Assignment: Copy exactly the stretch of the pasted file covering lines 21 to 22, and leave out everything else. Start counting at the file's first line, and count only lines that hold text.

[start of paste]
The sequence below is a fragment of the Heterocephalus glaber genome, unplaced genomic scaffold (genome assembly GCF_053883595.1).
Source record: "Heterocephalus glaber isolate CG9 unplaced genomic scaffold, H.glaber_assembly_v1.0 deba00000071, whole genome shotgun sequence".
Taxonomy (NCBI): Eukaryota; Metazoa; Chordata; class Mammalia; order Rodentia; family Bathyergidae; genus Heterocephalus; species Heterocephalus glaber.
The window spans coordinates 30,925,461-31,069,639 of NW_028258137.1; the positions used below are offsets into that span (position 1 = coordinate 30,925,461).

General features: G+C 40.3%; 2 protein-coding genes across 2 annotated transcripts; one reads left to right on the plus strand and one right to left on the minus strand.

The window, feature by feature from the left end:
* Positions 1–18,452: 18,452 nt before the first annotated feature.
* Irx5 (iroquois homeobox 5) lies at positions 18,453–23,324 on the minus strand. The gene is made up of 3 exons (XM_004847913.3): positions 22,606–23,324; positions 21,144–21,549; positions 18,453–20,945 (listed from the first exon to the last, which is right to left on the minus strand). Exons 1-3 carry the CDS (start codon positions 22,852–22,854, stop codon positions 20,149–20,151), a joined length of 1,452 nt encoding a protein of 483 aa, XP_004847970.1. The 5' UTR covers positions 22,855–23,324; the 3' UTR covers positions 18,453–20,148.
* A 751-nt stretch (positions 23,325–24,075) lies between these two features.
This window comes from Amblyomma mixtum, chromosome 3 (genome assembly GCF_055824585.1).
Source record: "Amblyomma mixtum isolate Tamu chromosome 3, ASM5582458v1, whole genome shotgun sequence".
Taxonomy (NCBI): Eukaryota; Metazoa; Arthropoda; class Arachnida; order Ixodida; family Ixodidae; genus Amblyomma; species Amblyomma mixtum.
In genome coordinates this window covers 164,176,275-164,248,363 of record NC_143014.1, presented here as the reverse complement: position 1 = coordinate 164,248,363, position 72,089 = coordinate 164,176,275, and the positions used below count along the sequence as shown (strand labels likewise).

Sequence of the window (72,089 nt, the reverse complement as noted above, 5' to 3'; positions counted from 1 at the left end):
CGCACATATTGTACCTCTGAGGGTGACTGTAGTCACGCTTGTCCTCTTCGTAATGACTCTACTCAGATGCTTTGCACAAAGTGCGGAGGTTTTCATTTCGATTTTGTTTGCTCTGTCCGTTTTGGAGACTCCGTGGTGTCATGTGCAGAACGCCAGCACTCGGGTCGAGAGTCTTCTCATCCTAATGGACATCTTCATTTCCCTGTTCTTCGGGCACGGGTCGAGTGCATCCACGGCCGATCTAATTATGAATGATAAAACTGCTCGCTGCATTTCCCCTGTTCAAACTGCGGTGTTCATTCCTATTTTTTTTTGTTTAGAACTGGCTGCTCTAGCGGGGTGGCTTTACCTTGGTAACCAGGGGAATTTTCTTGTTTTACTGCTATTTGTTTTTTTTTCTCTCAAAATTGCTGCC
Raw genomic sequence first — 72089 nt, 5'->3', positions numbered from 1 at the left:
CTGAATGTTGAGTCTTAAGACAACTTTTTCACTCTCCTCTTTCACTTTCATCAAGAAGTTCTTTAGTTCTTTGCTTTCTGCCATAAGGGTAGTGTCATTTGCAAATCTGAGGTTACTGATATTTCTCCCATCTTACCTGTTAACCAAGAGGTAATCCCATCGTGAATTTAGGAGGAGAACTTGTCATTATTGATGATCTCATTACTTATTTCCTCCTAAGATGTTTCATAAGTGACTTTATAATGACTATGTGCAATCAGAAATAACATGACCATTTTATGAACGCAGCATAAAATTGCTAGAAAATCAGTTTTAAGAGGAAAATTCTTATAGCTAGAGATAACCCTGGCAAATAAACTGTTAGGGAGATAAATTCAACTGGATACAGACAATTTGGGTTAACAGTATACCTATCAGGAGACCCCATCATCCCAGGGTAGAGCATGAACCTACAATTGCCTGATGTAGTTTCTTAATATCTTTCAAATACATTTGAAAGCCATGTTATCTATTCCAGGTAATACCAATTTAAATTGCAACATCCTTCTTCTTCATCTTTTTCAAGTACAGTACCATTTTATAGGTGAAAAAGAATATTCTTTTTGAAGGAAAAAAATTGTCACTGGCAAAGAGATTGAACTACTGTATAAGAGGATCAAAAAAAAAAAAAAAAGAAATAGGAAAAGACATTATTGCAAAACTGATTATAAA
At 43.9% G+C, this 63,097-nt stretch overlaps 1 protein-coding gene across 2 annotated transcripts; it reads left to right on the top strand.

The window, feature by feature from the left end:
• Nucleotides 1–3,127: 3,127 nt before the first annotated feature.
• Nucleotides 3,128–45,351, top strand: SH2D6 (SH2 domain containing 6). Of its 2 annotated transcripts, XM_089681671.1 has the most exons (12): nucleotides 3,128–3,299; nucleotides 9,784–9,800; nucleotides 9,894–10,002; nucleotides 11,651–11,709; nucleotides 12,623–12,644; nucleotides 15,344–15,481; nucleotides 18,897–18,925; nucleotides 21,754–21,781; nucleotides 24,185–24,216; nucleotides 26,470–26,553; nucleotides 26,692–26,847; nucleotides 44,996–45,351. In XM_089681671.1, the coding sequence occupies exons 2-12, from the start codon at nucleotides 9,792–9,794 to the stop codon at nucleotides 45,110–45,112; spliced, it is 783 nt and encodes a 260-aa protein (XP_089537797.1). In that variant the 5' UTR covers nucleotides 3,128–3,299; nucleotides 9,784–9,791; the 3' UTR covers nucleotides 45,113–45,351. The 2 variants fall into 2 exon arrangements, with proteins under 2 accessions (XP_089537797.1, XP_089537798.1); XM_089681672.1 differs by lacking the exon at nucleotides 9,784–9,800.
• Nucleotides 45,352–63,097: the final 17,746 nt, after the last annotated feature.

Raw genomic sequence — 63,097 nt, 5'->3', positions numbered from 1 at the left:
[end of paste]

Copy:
• Nucleotides 3,128–45,351, top strand: SH2D6 (SH2 domain containing 6). Of its 2 annotated transcripts, XM_089681671.1 has the most exons (12): nucleotides 3,128–3,299; nucleotides 9,784–9,800; nucleotides 9,894–10,002; nucleotides 11,651–11,709; nucleotides 12,623–12,644; nucleotides 15,344–15,481; nucleotides 18,897–18,925; nucleotides 21,754–21,781; nucleotides 24,185–24,216; nucleotides 26,470–26,553; nucleotides 26,692–26,847; nucleotides 44,996–45,351. In XM_089681671.1, the coding sequence occupies exons 2-12, from the start codon at nucleotides 9,792–9,794 to the stop codon at nucleotides 45,110–45,112; spliced, it is 783 nt and encodes a 260-aa protein (XP_089537797.1). In that variant the 5' UTR covers nucleotides 3,128–3,299; nucleotides 9,784–9,791; the 3' UTR covers nucleotides 45,113–45,351. The 2 variants fall into 2 exon arrangements, with proteins under 2 accessions (XP_089537797.1, XP_089537798.1); XM_089681672.1 differs by lacking the exon at nucleotides 9,784–9,800.
• Nucleotides 45,352–63,097: the final 17,746 nt, after the last annotated feature.